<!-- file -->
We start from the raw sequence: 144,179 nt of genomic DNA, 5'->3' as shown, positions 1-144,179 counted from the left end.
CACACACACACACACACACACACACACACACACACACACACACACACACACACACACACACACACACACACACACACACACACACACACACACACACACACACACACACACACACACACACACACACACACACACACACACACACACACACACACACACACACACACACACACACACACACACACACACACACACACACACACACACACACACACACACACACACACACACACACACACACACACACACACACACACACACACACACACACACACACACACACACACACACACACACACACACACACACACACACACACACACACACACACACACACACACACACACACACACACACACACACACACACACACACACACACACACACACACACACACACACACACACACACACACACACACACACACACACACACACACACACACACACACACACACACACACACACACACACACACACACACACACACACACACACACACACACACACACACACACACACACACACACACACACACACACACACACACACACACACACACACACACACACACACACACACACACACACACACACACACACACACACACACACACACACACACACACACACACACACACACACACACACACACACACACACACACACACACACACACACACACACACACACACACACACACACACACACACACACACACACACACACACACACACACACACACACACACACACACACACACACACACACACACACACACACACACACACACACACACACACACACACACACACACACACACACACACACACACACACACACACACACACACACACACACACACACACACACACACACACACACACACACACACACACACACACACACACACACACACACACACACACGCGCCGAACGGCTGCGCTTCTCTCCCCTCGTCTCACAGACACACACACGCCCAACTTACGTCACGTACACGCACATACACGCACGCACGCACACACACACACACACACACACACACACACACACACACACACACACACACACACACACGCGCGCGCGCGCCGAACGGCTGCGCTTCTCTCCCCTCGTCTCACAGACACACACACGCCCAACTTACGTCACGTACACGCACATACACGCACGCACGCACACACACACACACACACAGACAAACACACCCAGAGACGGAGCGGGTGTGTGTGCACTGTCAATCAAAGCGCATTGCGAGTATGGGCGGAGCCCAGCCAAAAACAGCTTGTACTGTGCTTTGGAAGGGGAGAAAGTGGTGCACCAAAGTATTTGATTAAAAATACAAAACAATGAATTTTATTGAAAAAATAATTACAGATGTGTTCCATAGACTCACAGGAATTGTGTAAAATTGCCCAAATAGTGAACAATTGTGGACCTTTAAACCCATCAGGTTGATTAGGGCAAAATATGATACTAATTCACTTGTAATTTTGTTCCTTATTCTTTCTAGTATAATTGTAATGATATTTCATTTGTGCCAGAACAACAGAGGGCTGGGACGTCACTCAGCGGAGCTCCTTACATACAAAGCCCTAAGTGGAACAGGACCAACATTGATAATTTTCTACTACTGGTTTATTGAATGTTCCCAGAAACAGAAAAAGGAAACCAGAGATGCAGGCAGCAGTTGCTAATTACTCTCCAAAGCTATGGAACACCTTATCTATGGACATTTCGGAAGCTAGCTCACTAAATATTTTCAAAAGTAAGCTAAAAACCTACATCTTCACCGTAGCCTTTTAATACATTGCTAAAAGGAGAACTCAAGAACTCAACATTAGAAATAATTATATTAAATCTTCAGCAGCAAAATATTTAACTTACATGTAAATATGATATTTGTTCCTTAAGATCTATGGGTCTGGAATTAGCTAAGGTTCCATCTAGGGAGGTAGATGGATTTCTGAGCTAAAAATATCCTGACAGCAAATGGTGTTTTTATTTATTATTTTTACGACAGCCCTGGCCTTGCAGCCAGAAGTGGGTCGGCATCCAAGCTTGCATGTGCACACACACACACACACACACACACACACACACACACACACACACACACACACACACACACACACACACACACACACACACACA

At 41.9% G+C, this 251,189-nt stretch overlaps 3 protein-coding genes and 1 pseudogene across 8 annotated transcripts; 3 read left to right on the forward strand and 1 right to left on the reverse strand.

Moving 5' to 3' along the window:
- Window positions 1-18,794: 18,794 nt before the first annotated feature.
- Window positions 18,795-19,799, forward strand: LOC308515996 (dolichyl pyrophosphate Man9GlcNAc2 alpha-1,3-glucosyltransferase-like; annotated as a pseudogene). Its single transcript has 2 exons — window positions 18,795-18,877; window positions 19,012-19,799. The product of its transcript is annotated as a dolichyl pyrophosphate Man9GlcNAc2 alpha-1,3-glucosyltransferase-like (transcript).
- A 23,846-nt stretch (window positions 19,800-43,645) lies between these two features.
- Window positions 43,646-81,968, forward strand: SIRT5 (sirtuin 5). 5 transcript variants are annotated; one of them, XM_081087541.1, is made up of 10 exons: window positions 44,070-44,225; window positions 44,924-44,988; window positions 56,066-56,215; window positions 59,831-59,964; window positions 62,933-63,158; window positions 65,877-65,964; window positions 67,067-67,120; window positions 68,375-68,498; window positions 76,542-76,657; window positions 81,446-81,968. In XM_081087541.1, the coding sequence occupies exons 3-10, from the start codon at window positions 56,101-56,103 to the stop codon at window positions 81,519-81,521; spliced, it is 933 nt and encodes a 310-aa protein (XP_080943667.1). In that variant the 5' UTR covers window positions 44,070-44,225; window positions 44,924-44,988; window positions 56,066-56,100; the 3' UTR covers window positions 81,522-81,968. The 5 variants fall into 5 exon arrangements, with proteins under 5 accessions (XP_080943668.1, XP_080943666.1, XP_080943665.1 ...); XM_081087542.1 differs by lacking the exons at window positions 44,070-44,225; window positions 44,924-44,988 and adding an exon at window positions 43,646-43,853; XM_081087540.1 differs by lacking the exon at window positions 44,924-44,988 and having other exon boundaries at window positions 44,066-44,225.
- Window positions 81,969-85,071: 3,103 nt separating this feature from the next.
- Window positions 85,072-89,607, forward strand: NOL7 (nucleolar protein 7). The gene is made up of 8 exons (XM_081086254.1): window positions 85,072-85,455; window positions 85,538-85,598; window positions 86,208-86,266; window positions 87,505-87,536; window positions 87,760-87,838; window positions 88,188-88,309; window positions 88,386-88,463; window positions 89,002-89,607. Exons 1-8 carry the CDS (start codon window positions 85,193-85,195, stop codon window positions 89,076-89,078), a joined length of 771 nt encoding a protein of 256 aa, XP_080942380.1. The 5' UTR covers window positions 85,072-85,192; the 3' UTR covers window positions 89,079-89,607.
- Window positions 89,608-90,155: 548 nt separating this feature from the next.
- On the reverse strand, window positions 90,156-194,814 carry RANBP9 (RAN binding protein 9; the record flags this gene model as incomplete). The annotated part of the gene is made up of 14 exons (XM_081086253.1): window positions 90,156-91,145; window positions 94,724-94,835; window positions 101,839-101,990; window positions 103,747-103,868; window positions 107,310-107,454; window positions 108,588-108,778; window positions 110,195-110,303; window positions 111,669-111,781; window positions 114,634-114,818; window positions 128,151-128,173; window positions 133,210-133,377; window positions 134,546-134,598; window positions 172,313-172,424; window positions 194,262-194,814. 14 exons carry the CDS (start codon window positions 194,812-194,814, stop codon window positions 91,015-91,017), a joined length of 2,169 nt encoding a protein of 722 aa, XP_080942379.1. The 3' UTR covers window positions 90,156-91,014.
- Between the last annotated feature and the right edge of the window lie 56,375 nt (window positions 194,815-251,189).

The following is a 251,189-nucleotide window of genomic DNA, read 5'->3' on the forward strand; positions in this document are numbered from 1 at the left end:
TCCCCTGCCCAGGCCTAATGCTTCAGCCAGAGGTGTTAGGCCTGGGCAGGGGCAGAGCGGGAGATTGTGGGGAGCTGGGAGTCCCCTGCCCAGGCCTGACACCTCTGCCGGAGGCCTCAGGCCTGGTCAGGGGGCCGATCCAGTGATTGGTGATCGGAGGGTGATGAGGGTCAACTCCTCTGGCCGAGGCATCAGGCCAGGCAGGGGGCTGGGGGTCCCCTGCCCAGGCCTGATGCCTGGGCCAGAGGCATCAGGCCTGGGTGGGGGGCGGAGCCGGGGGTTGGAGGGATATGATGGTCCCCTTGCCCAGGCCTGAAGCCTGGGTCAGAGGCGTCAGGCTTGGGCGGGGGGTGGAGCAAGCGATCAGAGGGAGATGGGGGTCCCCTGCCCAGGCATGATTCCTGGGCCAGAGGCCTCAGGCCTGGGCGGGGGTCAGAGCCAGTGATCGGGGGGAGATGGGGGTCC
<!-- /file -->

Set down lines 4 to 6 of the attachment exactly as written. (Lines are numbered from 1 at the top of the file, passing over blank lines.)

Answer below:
Moving 5' to 3' along the window:
- Window positions 1-18,794: 18,794 nt before the first annotated feature.
- Window positions 18,795-19,799, forward strand: LOC308515996 (dolichyl pyrophosphate Man9GlcNAc2 alpha-1,3-glucosyltransferase-like; annotated as a pseudogene). Its single transcript has 2 exons — window positions 18,795-18,877; window positions 19,012-19,799. The product of its transcript is annotated as a dolichyl pyrophosphate Man9GlcNAc2 alpha-1,3-glucosyltransferase-like (transcript).